There are people who use the Arduino for some serious electronics related stuff.
Then, there are folks who use it just for fun. Alan Chatham and his team over at UnoJoy have developed a concept for Arduino Uno based USB Controllers.
Here is an excerpt of our interview with Alan:
Me: What made you choose the Arduino Uno as the heart of the controller? There are many development boards available which incorporate an ATmega8U2/16U2 or even 32U2.
Alan: This is easy – everyone loves Arduino! It comes down to ease of use and reach. Our primary goal with this project is to make a tool that is both easy to use and accessible. There’s lots of code out there to make joysticks with other chips, but all the Atmel USB chips are surface-mount, and they all need a whole big toolchain to use. Plus, USB is super-complicated, and we want to encourage people, even non-technical ones, to spend their time thinking up really sweet new ways to play games, not trying to figure out what an HID descriptor is for. On the reach side of things, Arduino is a perfect platform – even those of us that love our inline assembly and fuse settings tend to have an Arduino around for quick prototyping, and of course, Arduino’s a great platform for students and designers.
Me: Any problems that you faced while developing the prototype?
Alan: I think the biggest challenge we faced was to make it much easier for non-experts to do some more complicated things, like re-flash the ATmega8u2 on the Arduino. Let’s face it, any instructions that open up with ‘First, install XCode’ aren’t exactly user-friendly. In that vein, I put together some simple one-click batch files for installing the appropriate drivers on Windows and OSX, as well as ones for reflashing the ATmega8u2 chip between Arduino and UnoJoy firmwares. It’s still not as simple as I’d like, so if anyone out there is handy with basic OSX GUI application programming, or the program installation chain on Windows, drop me a line!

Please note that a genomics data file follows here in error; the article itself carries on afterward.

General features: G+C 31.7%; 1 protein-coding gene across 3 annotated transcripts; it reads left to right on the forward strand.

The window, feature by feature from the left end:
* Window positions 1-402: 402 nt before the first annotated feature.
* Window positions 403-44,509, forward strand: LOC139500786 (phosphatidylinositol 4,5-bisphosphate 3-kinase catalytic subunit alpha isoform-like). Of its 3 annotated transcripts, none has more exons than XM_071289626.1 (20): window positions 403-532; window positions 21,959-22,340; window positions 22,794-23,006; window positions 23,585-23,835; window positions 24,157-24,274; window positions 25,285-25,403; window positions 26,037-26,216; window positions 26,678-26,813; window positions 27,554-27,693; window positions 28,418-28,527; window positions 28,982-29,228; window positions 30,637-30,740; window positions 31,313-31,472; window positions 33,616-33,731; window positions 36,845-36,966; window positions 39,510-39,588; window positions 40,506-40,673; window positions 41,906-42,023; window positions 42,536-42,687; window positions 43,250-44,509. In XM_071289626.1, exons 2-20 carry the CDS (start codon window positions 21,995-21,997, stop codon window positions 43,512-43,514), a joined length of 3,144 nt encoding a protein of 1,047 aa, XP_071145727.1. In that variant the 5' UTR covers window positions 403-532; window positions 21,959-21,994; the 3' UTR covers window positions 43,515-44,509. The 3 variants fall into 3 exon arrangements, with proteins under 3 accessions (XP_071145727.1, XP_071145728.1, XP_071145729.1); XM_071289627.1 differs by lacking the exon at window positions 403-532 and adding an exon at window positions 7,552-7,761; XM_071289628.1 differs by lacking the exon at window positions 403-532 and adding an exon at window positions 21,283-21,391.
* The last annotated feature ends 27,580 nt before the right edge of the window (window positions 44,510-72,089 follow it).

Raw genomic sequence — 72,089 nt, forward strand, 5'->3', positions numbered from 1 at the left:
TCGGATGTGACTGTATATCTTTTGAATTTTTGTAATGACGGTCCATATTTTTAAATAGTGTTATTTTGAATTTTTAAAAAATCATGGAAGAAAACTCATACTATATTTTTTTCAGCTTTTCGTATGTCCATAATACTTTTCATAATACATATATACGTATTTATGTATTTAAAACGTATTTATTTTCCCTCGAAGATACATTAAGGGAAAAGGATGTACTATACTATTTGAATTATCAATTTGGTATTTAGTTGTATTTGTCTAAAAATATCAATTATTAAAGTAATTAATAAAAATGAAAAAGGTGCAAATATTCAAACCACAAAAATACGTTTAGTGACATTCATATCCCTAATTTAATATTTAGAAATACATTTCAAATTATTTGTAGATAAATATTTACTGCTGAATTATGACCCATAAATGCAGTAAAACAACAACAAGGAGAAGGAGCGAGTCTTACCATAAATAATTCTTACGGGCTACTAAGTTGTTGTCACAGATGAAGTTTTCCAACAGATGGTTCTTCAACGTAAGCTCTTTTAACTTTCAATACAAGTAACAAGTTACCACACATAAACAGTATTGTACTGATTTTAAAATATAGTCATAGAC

In the end, we’re hoping that our code and examples can inspire other designers and builders and gamers to make some really awesome controllers. If they do, I of course encourage them to send their pictures and videos our way, at unojoy.tumblr.com!
Now, you too can make yourself a USB Joystick/ Gamepad/ Controller by choosing any form of input that the Arduino boards can understand. The source code and all the necessary download files are available at Google Code. Don’t forget to check out the Controller for Gran Turismo:
Thank you Alan for sharing a wonderful project with us.
- Bread Board
- Jumper Wires
- 4 different colored LEDs
- 4 100 Ohm Resistors
- 4 Push Buttons
- Small Speaker
It is a good exercise to practice interfacing multiple buttons and LEDs. Can be tried even by an arduino beginner.
Il prossimo week-end a Torino si terrà un workshop gratuito di Arduino (un kit opzionale potrà essere comprato per partecipare qualora non disponeste dei materiali elencati) sul circuit bending e la generazione di suoni con la scheda.
Un workshop di tre giorni per smontare riciclare e far suonare vecchi strumenti elettronici, creare una digital toys orchesta e sfilare in parata a Paratissima.
Il circuit Bending è una pratica molto diffusa tra gli sperimentatori musicali. Soprattutto sulla scena della musica elettronica sono sempre più frequenti gli artisti che si creano controller o addirittura strumenti musicali personalizzati.
Nel workshop saranno coinvolte diverse discipline: toy hacking, riciclo elettronico, elettronica di base, sintesi sonora, programmazione ad oggetti e faremo largo uso di Arduino per comandare i nuovi strumenti.
Il workshop è gratuito, a carico dei partecipanti il costo dei materiali e l’acquisto del kit-workshop.
maggiori informazioni quì!
Per partecipare registrati qui.
Terrence O’Bien posts a clean music interface (no menus / no buttons) based on RFID, as previously seen some time ago.
There isn’t actually much new about this awesome DIY project, but it’s the way it brings the various parts together that has us impressed. Designed by Instructables user XenonJohn, with help from software developer David Findlay, the Magic Music Table RFID was designed to let a disable child (or other such handicapped user) select albums to play back from an iPod touch playlist. The iPod is connected to anArduino, which tells the device to start playing a particular track based on a selection made with RFIDcards. The whole setup is built into a coffee table and the RFID tags are sandwiched inside clear plastic blocks with the album art. You can see it in action in the video after the break and, if you’ve got the patience and skill, you can build your own using the directions at the source link.